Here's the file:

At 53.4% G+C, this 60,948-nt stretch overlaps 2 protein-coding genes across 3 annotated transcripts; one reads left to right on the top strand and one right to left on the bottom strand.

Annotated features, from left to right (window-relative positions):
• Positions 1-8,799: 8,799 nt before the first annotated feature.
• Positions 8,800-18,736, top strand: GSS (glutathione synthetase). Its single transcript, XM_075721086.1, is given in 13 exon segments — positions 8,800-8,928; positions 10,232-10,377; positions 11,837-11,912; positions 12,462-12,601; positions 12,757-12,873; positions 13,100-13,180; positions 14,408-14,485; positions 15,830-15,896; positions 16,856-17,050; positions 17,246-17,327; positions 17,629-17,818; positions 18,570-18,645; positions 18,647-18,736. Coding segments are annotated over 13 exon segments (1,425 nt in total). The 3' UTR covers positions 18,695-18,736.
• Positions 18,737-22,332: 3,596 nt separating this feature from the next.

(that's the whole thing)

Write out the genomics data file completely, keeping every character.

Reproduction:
At 53.4% G+C, this 60,948-nt stretch overlaps 2 protein-coding genes across 3 annotated transcripts; one reads left to right on the top strand and one right to left on the bottom strand.

Annotated features, from left to right (window-relative positions):
• Positions 1-8,799: 8,799 nt before the first annotated feature.
• Positions 8,800-18,736, top strand: GSS (glutathione synthetase). Its single transcript, XM_075721086.1, is given in 13 exon segments — positions 8,800-8,928; positions 10,232-10,377; positions 11,837-11,912; positions 12,462-12,601; positions 12,757-12,873; positions 13,100-13,180; positions 14,408-14,485; positions 15,830-15,896; positions 16,856-17,050; positions 17,246-17,327; positions 17,629-17,818; positions 18,570-18,645; positions 18,647-18,736. Coding segments are annotated over 13 exon segments (1,425 nt in total). The 3' UTR covers positions 18,695-18,736.
• Positions 18,737-22,332: 3,596 nt separating this feature from the next.